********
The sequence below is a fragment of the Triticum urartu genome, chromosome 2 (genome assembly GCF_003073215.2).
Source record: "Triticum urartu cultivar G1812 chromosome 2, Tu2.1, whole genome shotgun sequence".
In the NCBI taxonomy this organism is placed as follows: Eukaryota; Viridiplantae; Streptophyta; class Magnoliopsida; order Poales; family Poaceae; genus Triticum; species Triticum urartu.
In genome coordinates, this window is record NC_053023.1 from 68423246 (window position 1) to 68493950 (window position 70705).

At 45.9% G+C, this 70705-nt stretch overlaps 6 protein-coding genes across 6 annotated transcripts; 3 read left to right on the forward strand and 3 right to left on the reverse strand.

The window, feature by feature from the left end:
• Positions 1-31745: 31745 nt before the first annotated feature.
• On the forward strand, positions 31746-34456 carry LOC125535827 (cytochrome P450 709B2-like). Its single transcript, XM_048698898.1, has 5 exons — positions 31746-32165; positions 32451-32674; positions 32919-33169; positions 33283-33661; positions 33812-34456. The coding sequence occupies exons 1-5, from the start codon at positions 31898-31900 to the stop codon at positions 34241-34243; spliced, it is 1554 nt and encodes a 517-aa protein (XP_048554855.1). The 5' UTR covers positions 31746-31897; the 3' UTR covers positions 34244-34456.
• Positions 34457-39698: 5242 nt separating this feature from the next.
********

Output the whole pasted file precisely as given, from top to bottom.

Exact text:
The sequence below is a fragment of the Triticum urartu genome, chromosome 2 (genome assembly GCF_003073215.2).
Source record: "Triticum urartu cultivar G1812 chromosome 2, Tu2.1, whole genome shotgun sequence".
In the NCBI taxonomy this organism is placed as follows: Eukaryota; Viridiplantae; Streptophyta; class Magnoliopsida; order Poales; family Poaceae; genus Triticum; species Triticum urartu.
In genome coordinates, this window is record NC_053023.1 from 68423246 (window position 1) to 68493950 (window position 70705).

At 45.9% G+C, this 70705-nt stretch overlaps 6 protein-coding genes across 6 annotated transcripts; 3 read left to right on the forward strand and 3 right to left on the reverse strand.

The window, feature by feature from the left end:
• Positions 1-31745: 31745 nt before the first annotated feature.
• On the forward strand, positions 31746-34456 carry LOC125535827 (cytochrome P450 709B2-like). Its single transcript, XM_048698898.1, has 5 exons — positions 31746-32165; positions 32451-32674; positions 32919-33169; positions 33283-33661; positions 33812-34456. The coding sequence occupies exons 1-5, from the start codon at positions 31898-31900 to the stop codon at positions 34241-34243; spliced, it is 1554 nt and encodes a 517-aa protein (XP_048554855.1). The 5' UTR covers positions 31746-31897; the 3' UTR covers positions 34244-34456.
• Positions 34457-39698: 5242 nt separating this feature from the next.